Dr. Sandel presents two objections to utilitarianism, both of which stem from an inability to reliably measure the intangible values associated with the action in question. The first objection postulates that utilitarianism does not acknowledge individual rights and the rights of minorities (Sandel 24). For example, in the scenario where a large group of people takes an action that puts a smaller group at a disadvantage in order to address the needs of the larger group, the action in question is viewed as ultimately beneficial based on the principle of utility maximization.
We will write a custom Critical Writing on “What’s the Right Thing to Do?” by Michael Sandel specifically for you
301 certified writers online
However, it is also evident in this case that the individual rights of the smaller disadvantaged group are ignored. The second objection deals with the idea of aggregation of values and points to the challenge of comparing values from different domains (Sandel 26). The easiest example is the monetary value of an action, which in contrast to values that require qualitative evaluation fails to produce a reliable result. In simpler terms, it is unclear whether concepts such as pain, suffering, moral and ethical values, and human life can be adequately compared to financial units and if they do, what scale should be used for the comparison.
One of the responses to these objections was made by John Stuart Mill. Mill attempted to modify the process of utilitarian assessment in such a way that it would acknowledge the difference between higher and lower pleasures. In this case, a distinction based on the moral value of any action or phenomenon determines its utility. In this regard, higher pleasures are those driven by urges that are considered worthy and morally and ethically justified, whereas lower pleasures can be characterized as corrupt and degraded.
The concept of Mill’s higher and lower pleasures addresses the issue of inadequate acknowledgment of individual rights. Specifically, Mill asserts that some types of pleasure are more desirable than others (Sandel 32). The easiest example is the case of the disadvantaged minority group previously mentioned. In their case, it becomes relevant whether the premise of the action is fundamentally good.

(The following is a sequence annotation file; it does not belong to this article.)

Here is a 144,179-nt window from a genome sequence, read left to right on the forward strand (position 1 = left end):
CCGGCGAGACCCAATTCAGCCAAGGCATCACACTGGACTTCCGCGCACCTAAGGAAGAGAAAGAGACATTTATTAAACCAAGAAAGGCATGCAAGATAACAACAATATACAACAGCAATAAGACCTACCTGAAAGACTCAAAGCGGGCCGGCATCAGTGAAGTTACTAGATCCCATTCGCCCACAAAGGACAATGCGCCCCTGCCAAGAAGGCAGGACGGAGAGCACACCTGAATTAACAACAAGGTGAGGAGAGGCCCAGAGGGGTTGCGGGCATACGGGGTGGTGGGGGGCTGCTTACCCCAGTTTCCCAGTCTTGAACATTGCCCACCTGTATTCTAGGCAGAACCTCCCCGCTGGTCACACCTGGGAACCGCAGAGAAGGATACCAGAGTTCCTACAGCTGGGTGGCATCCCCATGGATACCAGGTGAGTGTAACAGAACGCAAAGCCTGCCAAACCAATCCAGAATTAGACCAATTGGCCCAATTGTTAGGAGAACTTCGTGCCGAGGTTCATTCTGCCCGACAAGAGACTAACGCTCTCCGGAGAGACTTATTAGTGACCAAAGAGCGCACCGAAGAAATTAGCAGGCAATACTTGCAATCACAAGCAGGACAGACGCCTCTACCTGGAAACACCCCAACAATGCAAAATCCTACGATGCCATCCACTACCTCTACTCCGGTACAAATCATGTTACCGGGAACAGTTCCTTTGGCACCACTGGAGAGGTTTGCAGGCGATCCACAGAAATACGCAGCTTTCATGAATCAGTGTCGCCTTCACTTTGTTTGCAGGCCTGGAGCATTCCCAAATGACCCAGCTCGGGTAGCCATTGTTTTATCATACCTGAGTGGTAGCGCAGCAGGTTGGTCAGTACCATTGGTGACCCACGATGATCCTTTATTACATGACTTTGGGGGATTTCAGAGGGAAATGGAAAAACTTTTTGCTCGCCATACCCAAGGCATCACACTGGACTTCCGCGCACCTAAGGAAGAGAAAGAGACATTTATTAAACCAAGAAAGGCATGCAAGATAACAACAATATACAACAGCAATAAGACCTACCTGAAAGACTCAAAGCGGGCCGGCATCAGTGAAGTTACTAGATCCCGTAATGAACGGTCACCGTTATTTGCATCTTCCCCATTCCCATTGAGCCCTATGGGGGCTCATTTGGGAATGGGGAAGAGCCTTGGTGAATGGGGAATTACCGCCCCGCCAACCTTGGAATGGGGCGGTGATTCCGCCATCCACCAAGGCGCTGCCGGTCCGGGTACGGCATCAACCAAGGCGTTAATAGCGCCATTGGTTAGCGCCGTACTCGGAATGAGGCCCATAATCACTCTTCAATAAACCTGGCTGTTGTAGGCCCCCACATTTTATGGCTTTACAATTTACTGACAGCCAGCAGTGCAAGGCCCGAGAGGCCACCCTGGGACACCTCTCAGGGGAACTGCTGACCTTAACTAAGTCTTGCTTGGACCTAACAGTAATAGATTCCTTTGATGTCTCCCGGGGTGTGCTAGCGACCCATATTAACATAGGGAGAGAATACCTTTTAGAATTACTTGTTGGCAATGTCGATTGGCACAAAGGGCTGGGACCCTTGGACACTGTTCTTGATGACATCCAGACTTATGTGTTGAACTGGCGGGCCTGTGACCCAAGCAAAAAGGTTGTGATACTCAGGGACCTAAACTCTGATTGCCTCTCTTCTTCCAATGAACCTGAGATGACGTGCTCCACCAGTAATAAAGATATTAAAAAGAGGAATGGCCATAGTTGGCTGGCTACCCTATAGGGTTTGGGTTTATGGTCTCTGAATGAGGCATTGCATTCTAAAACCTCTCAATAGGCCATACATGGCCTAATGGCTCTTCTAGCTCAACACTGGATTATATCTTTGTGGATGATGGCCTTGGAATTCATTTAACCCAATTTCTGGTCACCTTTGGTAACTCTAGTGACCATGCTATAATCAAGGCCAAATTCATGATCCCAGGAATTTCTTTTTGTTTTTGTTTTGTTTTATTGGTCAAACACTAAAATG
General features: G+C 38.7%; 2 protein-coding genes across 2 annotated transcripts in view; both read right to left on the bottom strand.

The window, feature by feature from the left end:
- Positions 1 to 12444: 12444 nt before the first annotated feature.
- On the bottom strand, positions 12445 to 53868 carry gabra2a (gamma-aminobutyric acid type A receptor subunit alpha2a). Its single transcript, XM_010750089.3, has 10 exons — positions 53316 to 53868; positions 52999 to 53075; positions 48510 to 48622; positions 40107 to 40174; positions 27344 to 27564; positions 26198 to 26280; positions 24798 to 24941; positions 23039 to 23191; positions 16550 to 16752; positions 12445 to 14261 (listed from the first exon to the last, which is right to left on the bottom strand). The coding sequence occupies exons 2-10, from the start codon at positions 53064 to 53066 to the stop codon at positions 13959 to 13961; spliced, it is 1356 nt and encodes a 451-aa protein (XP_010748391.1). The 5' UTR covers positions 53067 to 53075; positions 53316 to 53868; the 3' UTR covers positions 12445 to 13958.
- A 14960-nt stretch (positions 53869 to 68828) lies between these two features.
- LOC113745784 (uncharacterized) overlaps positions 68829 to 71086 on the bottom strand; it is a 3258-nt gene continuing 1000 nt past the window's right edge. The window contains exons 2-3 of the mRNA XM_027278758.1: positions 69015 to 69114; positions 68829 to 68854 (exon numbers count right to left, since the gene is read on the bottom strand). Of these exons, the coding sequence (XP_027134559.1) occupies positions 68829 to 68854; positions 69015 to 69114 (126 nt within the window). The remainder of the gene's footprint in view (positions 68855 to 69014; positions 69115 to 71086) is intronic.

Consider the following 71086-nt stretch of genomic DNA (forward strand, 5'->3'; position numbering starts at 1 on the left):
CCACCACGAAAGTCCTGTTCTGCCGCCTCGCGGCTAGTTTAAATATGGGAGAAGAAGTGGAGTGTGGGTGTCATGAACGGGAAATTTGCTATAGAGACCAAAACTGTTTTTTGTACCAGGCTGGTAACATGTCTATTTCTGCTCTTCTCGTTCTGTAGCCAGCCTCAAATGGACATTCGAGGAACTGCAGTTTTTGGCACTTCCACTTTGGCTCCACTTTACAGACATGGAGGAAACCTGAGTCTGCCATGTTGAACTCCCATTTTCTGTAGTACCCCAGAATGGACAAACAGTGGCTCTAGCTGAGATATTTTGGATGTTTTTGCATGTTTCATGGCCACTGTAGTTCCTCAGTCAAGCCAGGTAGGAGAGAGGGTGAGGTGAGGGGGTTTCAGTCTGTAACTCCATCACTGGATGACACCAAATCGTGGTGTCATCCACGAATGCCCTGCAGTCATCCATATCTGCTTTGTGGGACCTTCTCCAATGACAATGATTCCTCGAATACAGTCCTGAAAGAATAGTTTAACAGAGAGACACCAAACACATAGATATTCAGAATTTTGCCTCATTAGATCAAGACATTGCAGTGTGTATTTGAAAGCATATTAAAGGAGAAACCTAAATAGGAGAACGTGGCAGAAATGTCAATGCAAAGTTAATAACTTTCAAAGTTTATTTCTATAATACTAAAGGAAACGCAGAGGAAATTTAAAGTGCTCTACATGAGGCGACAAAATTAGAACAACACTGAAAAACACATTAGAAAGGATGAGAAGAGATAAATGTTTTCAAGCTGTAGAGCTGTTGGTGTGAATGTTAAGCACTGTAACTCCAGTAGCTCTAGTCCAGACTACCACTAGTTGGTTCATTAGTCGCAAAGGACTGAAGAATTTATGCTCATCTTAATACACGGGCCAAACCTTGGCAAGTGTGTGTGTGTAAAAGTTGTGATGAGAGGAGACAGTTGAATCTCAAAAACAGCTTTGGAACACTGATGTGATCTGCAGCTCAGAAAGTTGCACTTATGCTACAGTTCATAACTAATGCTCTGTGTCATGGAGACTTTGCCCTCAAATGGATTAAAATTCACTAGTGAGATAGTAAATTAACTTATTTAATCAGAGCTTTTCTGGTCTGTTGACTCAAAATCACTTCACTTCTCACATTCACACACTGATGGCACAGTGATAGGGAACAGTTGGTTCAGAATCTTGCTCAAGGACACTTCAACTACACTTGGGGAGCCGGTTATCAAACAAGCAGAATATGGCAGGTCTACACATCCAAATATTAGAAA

For example, a ban on a religion that is considered heresy by a society can be viewed as beneficial for the majority of the population, but clearly violates the rights of the minority religion’s adherents. Mill argues that such judgments also decrease utility in the long run, and therefore it is inappropriate to consider suppression of a minority religion to be consistent with utilitarian values (Sandel 30). Mill also proposes a way to distinguish between higher and lower values based on preferences voiced by the majority of the individuals who experienced both outcomes.
As can be seen, Mill’s distinction is meant to address Sandel’s first objection, as it evidently resolves the issue of minorities suffering from a decision based on the majority’s adherence to lower pleasures. It can also be viewed as an improvement of Bentham’s utilitarianism, since it refines the distinction between positive and negative outcomes. From Bentham’s point of view, pleasure is ultimately good, as opposed to pain and suffering, which are inherently bad.
Obviously, such a view leaves a possibility that some decisions will be made based on the corrupt pleasures, such as craving for violence. Therefore, on the surface, Mill’s distinction is an improvement over Bentham’s utilitarianism. However, distinguishing between higher and lower pleasures contains a fair amount of subjectivity and still allows for corrupt pleasures to be prioritized (Sandel 32). Therefore, Mill’s notion is not a definitive improvement.
Sandel, Michael. Justice: What’s the Right Thing to Do? Farrar, Straus and Giroux, 2009.